"I actually have a pretty good collection of Arms Control Today, which I have read throughout my career. It's one of the few really serious publications on arms control issues."

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Former White House Coordinator for Arms Control and WMD Terrorism
Senators, Scientists Say Congress Should Reject Bush Administration's Proposals for New Nuclear Weapons

For Immediate Release: May 1, 2003

Press Contacts: Daryl Kimball, (202) 277-3478 or Christine Kucia, (202) 463-8270 x103

Washington, D.C.): The diplomatic and security costs of the Bush administration's proposals to explore new nuclear weapons far outweigh any marginal benefits such arms might yield, an expert panel led by Senator Edward Kennedy (D-MA) warned April 29. Senator Dianne Feinstein (D-CA) issued a statement with the same message in conjunction with the panel discussion, sponsored by the Arms Control Association.

The Bush administration is asking Congress to continue funding research on modifying existing types of nuclear weapons to enable them to destroy deeply buried and hardened targets. It is also seeking a repeal of a 10-year-old prohibition, known as the Spratt-Furse Amendment, against research and development leading to the production of low-yield nuclear weapons.

Kennedy took issue with both of the administration's proposals. He noted that the "bunker buster" currently being researched would have a destructive potential 10 times that of the blast that destroyed Hiroshima and could "spew tons of radioactive waste into the atmosphere, with a devastating plume that could poison huge areas in its path." Kennedy also dismissed the concept of low-yield weapons, saying, "The precision-guided munitions and standoff weapons we have today make these mini-nukes unnecessary. They would be no more effective than conventional munitions, and would be far more dangerous to our troops."

Led by Kennedy, the panel warned that the administration's proposals send the wrong message to the rest of the world that the United States believes nuclear weapons have a battlefield role. The proposals threaten to breakdown the long-standing firewall between conventional arms and nuclear weapons and jeopardize what has become an international norm of the non-use of nuclear weapons, according to the panel.

Kennedy declared, "A nuclear weapon is not just another item in our arsenal, and it's wrong to treat it like it is."

Feinstein asked, "How can we effectively seek to dissuade others from developing nuclear weapons while we are going forward with the development of new nuclear weapons ourselves?" She cautioned, "If we are not careful, our own nuclear posture could provoke the very nuclear proliferation activities we are seeking to prevent."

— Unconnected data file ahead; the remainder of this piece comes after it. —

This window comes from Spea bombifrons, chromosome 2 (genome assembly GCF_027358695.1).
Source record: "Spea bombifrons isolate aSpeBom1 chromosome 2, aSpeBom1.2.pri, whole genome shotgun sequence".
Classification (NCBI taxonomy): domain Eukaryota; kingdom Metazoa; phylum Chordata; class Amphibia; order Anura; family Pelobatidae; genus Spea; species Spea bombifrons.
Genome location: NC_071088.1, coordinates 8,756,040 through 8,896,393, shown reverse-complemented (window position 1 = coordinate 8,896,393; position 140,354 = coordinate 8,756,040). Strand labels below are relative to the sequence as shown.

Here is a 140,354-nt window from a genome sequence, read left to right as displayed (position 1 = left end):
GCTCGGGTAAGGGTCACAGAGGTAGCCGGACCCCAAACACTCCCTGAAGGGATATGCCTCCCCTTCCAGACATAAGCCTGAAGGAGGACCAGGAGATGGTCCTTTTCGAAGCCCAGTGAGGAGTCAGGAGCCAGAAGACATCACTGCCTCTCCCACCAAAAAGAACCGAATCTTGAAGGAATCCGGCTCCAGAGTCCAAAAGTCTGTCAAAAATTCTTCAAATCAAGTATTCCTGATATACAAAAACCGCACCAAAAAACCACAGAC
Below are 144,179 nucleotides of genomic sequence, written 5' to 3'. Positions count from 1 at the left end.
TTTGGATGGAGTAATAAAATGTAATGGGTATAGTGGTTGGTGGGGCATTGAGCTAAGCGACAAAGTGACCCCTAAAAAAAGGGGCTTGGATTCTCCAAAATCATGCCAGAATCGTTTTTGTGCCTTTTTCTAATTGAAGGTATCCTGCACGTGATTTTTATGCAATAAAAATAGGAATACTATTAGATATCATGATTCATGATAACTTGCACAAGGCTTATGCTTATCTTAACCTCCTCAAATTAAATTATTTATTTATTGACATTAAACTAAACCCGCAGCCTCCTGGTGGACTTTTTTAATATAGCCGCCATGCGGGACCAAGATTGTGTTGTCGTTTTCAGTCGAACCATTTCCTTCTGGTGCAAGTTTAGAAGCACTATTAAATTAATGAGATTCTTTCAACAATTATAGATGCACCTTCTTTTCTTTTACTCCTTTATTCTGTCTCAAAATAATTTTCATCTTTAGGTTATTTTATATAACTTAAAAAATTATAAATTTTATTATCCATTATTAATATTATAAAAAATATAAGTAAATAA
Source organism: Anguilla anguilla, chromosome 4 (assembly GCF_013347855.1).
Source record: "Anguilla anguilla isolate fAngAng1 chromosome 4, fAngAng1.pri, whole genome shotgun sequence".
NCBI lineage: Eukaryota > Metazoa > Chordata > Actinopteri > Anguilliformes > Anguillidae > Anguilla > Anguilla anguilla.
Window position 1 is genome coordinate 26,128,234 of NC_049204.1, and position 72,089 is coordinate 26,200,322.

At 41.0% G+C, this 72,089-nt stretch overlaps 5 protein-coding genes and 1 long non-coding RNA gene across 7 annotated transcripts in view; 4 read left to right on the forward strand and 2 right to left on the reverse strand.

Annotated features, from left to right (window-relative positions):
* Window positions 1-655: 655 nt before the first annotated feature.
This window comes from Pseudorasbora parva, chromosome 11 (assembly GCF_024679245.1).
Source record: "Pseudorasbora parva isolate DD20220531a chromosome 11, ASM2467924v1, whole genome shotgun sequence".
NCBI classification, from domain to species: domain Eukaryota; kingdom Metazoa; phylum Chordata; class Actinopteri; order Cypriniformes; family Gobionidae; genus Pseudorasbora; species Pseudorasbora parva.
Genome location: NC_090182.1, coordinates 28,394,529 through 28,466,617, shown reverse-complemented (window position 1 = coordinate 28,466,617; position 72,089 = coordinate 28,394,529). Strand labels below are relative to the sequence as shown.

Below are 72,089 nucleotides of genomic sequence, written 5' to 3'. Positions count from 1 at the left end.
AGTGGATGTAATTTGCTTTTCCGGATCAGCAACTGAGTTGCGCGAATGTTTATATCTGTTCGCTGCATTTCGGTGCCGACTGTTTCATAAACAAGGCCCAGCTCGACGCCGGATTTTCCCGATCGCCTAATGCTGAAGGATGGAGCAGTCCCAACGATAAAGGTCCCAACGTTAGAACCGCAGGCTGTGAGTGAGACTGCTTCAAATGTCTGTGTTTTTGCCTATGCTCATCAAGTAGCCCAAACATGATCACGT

Dr. Sidney Drell, professor emeritus at Stanford University, said that using nuclear weapons, either to respond to a chemical or biological attack or in a tactical situation against a deeply buried bunker is a "terrible idea." He added, "I think that's the most dangerous idea in the world that we face."

The administration contends that making nuclear weapons more "usable," by reducing their potential for causing civilian casualties or improving their effectiveness in destroying sites buried deep below the Earth's surface, would enhance the deterrent value of the U.S. nuclear arsenal.

Drell and Dr. Matthew McKinzie of the Natural Resources Defense Council contested the notion that a nuclear weapon could be developed to destroy a deeply buried target, yet cause little collateral damage. Drell said the concept is a "physical myth." Both physicists noted a nuclear weapon exploded just beneath the Earth's surface would actually create more fallout than one detonated above the target because the former casts more radioactive dirt and particles into the air. Drell noted that for a five-kiloton weapon to produce no fallout, it would have to be detonated about 350 feet deep, but "we don't know how to go below 50 [feet]."

Drell argued that instead of investing in new nuclear weapons, the United States would benefit more by improving its conventional weapons capabilities and means to gather accurate information and target suspected sites of concern.

Instead of approving the Bush administration's initiatives to explore new nuclear weapons, Daryl G. Kimball, the executive director of the Arms Control Association, recommended four other actions:

  • Maintain the current prohibition on low-yield nuclear weapons research.
  • Shift nuclear bunker buster funding to non-nuclear munitions research.
  • Reaffirm the U.S. nuclear test moratorium and focus stockpile stewardship efforts on surveillance and maintenance activities most useful to ensuring the reliability of the existing U.S. nuclear arsenal.
  • Clarify that as long as the United States possesses nuclear weapons, their role is limited to the deterrence of nuclear attack by other states.

These four recommendations are further detailed in "New Nuclear Policies, New Weapons, New Dangers"—a new Arms Control Association report on the Bush administration's misdirected approach to nuclear weapons. The report is available online at http://www.armscontrol.org/factsheets/newnuclearweaponsissuebrief.asp.
(Also available as a PDF file, requires Adobe Acrobat Reader)

A full transcript of the briefing with Senator Kennedy is also available online at http://www.armscontrol.org/events/newnuclearweapons_apr03.asp.

Senator Dianne Feinstein's (D-CA) statement is available at http://feinstein.senate.gov/03Releases/r-arms.htm.

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The Arms Control Association is an independent, nonprofit membership organization dedicated to promoting public understanding of and support for effective arms control policies to address security threats posed by nuclear, chemical, and biological weapons, as well as conventional arms.


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